» Fiction


I’m an old man and he’s an old man, seventy-eight, the two of us, on our birthdays just past. My wife is dead and his wife died too, a fact of life we’re living with. His children are grown and he lives alone. So are mine. So do I.


There are some differences, though. And here’s one. He exists and I do not.


It’s morning. His bulldog is licking his bare feet as he stands at the sink and drinks a glass of water to knock down the queasiness in his stomach. He drank too much last night and the slobbering tongue lapping at his toes is not helping his hangover. He shakes his leg at the dog. Getting the hint, she finds a half-dozen pieces of kibble in her bowl and finishes them before waddling into the room where he’s worked for the last forty years. She is already way ahead of him.


He takes a mug of coffee from the pot he’s brewed and walks it into the room where he turns on a lamp. He doesn’t so much need the light in the room. He needs the light in his head.


Last night was a bad night for him. It’s a year this month since his wife died. He’s been having trouble getting past the memories of all the years he devoted to her, the children, all that he did for them. For what, he muses, now that it’s all done and gone? He’s also having trouble keeping things straight in the here and now. His grandkids’ names, which he mostly can’t remember. Bills he paid or didn’t. Last week he stuck the TV remote into a potted plant, wasn’t able to find it for three days. So he’s been drinking alone at night and a little too much, thinking it will help and that he can handle it like he used to, and when he wakes in the morning it would be unbearable if he didn’t have me to knock around and focus his mind.


On the page on the screen in front of him, he’s left me in a tough spot. I’ve been here for eighteen, twenty hours now waiting for him to get me out of it. Or not.


In the life he’s created for me at the beginning of my story, he’s got me taking care of my grandkids, Sara and William, and William has just disappeared from the skateboard ramp where I think I last saw him. He’s had the kids’ parents go away for the weekend to visit old friends, and here I am in a park in Troy, New York, an ice cream truck crawling with tweens at one end, slackers and a couple of what appear to be runaway girls getting high at the other, the group of them under an overpass that filters traffic onto Route 7. I’m getting too old for this shit, and he knows it better than anyone, even as he begins putting words into my mouth.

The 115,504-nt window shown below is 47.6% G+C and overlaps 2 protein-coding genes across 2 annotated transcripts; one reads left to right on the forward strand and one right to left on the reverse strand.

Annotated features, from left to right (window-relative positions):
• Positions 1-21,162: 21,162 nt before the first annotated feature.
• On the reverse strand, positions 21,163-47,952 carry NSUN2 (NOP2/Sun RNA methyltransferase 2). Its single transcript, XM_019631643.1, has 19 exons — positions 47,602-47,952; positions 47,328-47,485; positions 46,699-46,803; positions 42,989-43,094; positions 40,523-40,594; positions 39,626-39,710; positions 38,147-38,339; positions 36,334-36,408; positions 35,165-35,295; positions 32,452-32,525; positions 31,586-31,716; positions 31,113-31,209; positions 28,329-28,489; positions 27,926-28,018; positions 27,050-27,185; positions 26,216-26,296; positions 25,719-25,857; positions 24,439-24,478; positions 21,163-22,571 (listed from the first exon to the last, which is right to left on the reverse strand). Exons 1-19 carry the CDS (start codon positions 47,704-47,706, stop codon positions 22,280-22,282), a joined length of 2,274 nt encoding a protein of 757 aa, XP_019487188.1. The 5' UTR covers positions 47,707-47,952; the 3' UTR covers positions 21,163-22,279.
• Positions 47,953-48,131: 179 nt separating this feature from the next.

“William! William!” He has me turn toward Sara. “Did you see where your brother went?”  Before she can answer, he’s got me climbing up the skateboard ramp, arthritic hip and enlarged prostate in tow, approaching kids I don’t know, asking if they’ve seen my grandson: long hair, T-shirt with a grinning skeleton, ripped Adidas. None of the kids seem to know what I’m talking about, however, and we jump into a scene where the cops come and start to question me as if I’ve lost my mind as well as my grandson. And now my granddaughter Sara is crying. This asshole made her cry. “Grandpa, Grandpa, what’s wrong?” he has her ask me.


It’s at this point he decides he needs another cup of coffee. The fucker.


Two nights ago, when his own daughter called to check in on him, he couldn’t remember which of his daughters he was talking with. Worse, he couldn’t remember what either of them looked like. Took him ten minutes of conversation, dancing around the weather, what he’d had for dinner, if he’d been taking his Plavix and Paxil, before he could make sense of the voice to visualize this tall girl with short brown hair, now a fifty-year-old woman going grey. He never let on and she hung up thinking all was well. Then he cried for a good half hour.


As it turned out he never put William there in the park with Sara and me in the first place. Apparently, the kid’s parents let him stay with a friend this time, leaving me with only my granddaughter to care for. Sure, slurp your second cup of coffee, you smug son-of-a-bitch. Whoever coined the term misery loves company must have been talking about you and me.


He has one of the cops ask me my name, where I live, what year I was born, who the president is. I tell him Jack Benny, Nome Alaska, 1834, Abraham Lincoln. The cop, tone deaf to my sarcasm, starts to write it down in his pad before I wave my hand, indicating that I’m making a joke. “My name is Homer Fairchild, I live at 367 Seaforth Street in Troy, I was born in 1940, and the president is . . .” He has me pause a beat for comedic, can-you-believe-it effect. “Donald Trump.” At least he’s given me a good sense of humor and the politics to go with it. His politics. His sense of humor.